Documentation for the BeyondMail archiver (bmarchiver)

This program is intended as a possible solution to the problem of keeping the messages which have been stored in BeyondMail available after you migrate to another mail system. It takes a BeyondMail export file, (created in BeyondMail using the File>Export selection on the menubar) and processes it to create a large number of files, one file for each message in your mailbox, and an additional file for each attachment. It also creates a number of html indexes to make it easier to review/locate specific archived messages. The files bmarchiver creates are all either html, text, or rich text(.rtf), so no special software is needed to use the archive once it has been created.

What you need to run this program.

This program should run on any Win32 platform that has Python 2.0 installed (it is available for Windows95, 98, NT, and 2000, not sure about ME), but it has only been tested on Windows NT 4.0 and Windows 98.

Python doesn't yet have the ability to create a standalone executable for Windows. It was tested using ActivePython 2.0.200 and 2.0.203, but it should work with any Python 2.0 or later version.

If you don't have Python installed on your computer you can get ActivePython here. The Python homepage is here.

How to run this program

To run the archiver, you need to open a command window and enter a command that looks like this: <beyondmail exportfile> <output directory>

or on a machine that doesn't understand the .py file type

python <beyondmail exportfile> <output directory>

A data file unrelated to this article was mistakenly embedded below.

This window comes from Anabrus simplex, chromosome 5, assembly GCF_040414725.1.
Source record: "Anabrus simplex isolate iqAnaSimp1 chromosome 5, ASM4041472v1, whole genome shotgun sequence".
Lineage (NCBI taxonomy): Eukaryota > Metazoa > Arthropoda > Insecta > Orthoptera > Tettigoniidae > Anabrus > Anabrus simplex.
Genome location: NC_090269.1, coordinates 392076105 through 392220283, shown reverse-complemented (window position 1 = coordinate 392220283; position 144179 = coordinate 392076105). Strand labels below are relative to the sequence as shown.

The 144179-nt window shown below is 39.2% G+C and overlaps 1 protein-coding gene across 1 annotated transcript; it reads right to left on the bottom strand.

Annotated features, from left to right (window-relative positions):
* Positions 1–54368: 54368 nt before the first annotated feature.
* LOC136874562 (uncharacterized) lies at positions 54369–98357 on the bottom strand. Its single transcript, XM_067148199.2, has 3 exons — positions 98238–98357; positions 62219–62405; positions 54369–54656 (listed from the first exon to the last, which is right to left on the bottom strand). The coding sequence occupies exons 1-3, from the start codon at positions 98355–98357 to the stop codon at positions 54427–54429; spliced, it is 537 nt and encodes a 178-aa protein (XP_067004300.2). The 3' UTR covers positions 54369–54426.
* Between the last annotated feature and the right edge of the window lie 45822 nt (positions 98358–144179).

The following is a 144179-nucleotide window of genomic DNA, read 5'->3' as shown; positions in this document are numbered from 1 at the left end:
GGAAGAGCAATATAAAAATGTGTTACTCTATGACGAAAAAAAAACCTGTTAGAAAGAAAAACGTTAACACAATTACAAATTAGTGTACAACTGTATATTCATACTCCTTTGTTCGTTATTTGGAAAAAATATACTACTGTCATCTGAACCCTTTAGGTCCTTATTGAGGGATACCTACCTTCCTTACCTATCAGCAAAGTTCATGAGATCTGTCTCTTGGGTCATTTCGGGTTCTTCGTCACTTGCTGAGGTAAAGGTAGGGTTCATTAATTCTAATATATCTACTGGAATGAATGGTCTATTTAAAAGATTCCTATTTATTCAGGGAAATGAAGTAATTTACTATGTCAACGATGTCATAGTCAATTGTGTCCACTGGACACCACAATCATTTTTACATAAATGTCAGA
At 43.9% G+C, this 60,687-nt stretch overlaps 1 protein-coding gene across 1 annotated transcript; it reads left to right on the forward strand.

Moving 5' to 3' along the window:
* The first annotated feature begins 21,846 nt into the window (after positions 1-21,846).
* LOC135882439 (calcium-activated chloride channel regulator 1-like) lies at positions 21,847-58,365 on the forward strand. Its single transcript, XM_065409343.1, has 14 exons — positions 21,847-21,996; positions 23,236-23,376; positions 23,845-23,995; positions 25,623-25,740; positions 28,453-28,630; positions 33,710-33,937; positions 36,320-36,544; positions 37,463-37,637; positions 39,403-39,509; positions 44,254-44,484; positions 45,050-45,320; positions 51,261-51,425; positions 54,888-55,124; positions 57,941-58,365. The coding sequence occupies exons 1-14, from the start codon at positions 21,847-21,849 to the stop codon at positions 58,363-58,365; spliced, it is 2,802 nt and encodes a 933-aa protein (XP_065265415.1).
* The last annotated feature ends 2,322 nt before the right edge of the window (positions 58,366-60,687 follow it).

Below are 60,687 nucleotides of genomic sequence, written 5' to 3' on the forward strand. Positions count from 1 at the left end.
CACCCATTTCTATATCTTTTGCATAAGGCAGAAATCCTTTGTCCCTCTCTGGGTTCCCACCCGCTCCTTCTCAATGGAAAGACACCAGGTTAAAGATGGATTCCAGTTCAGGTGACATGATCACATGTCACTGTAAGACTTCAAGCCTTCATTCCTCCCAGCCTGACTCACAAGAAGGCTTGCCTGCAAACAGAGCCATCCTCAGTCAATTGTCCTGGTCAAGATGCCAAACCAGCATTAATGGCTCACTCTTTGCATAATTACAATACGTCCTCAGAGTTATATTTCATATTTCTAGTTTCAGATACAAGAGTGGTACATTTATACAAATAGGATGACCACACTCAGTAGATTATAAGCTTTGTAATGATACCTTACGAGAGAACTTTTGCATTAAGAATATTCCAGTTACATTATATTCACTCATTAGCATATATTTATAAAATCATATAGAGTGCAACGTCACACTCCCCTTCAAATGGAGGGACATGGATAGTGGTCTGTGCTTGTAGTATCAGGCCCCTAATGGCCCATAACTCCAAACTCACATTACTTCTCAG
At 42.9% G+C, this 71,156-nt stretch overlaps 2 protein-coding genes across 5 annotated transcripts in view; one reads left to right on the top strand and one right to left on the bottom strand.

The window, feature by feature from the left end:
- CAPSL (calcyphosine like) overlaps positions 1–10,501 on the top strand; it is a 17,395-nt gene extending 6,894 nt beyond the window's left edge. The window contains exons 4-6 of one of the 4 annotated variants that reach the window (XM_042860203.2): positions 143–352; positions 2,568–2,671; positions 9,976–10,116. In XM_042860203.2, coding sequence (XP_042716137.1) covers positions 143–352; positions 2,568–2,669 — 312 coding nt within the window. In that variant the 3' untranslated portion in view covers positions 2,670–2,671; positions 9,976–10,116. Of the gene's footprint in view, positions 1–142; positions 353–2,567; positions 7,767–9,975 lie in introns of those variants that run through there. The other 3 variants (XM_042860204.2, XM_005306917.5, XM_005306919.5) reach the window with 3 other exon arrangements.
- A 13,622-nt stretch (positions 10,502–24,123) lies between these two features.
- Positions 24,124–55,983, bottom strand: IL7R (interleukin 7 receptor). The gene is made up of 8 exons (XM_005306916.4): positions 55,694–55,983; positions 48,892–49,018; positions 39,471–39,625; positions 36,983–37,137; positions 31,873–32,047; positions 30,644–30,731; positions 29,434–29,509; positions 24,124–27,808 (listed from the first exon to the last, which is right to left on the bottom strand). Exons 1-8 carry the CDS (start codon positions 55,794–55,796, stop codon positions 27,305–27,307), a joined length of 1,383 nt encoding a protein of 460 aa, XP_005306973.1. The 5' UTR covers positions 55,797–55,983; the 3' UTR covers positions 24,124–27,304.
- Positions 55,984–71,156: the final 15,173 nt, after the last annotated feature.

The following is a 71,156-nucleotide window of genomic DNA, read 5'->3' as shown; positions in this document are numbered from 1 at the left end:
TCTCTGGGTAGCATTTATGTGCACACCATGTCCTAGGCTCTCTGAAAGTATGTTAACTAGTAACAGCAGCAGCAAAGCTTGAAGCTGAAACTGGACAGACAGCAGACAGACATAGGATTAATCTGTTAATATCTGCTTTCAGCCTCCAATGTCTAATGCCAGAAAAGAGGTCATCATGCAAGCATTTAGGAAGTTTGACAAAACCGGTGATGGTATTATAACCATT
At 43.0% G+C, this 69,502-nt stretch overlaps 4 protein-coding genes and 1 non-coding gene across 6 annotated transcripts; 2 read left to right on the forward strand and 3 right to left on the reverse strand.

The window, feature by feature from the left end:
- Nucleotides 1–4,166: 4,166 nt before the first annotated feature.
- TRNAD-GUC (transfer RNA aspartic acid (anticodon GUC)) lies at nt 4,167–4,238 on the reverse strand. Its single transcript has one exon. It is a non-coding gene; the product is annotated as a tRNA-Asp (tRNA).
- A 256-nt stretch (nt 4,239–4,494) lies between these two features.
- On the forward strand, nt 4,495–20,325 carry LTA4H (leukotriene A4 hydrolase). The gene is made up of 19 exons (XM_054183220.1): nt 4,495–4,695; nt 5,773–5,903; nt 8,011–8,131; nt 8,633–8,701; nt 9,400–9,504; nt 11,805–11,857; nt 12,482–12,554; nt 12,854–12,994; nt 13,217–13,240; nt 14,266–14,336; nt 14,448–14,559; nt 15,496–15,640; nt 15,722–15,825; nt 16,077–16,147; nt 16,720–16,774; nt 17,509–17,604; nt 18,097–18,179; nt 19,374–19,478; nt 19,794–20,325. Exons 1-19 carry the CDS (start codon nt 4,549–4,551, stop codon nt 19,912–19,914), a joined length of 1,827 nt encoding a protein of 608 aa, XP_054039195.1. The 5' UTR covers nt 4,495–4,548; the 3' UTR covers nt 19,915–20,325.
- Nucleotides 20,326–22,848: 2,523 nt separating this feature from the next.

Running without arguments will print a reminder what the arguments are supposed to be and a version number.

All the files generated will exist in a tree beneath <output directory>

It is safer if the <output directory> is basically empty, because file name collisions are not handled except in cases (attachments) where the output of a single bmarchiver run might generate a conflict all by itself. You can always move the generated file tree someplace else after bmarchiver is finished, as all the links in the index files are relative.

Bmarchiver creates several html indexes for the mail. If the export file was named "lovely.msg" and you selected "d:\bmarchive" as the output directory, then you would run: lovely.msg d:\bmarchive

and bmarchiver would create the following files:

d:\bmarchive\lovely.html -- This is an index of all the messages in the export file, in the order they existed in the export file. This is usually chronological within folder.

d:\bmarchive\lovelyNameIndex.html -- This is an index of all the senders and recipents of mail in the export files. The links point at separate indexes for each sender/recipient.

d:\bmarchive\lovelyFolderIndex.html -- This is an index of all the store/folder combinations which existed in the export file.

d:\bmarchive\lovelyChronoIndex.html -- This is an index of all the months for which messages existed in the export file.

d:\bmarchive\lovely\lowerLevelIndexes\lovely<sender or recipient>.html -- indexes of the mail from or to each person

d:\bmarchive\lowerLevelIndexes\lovely<-store-folder-%gt.html indexes of the mail by folder

d:\bmarchive\lowerLevelIndexes\lovely-<year>-<monthnumber%gt-.html indexes of the mail by folder

d:\bmarchive\<storename>\<foldername> directories are used to hold the messages and attachments from each exported folder.

Problems and limitations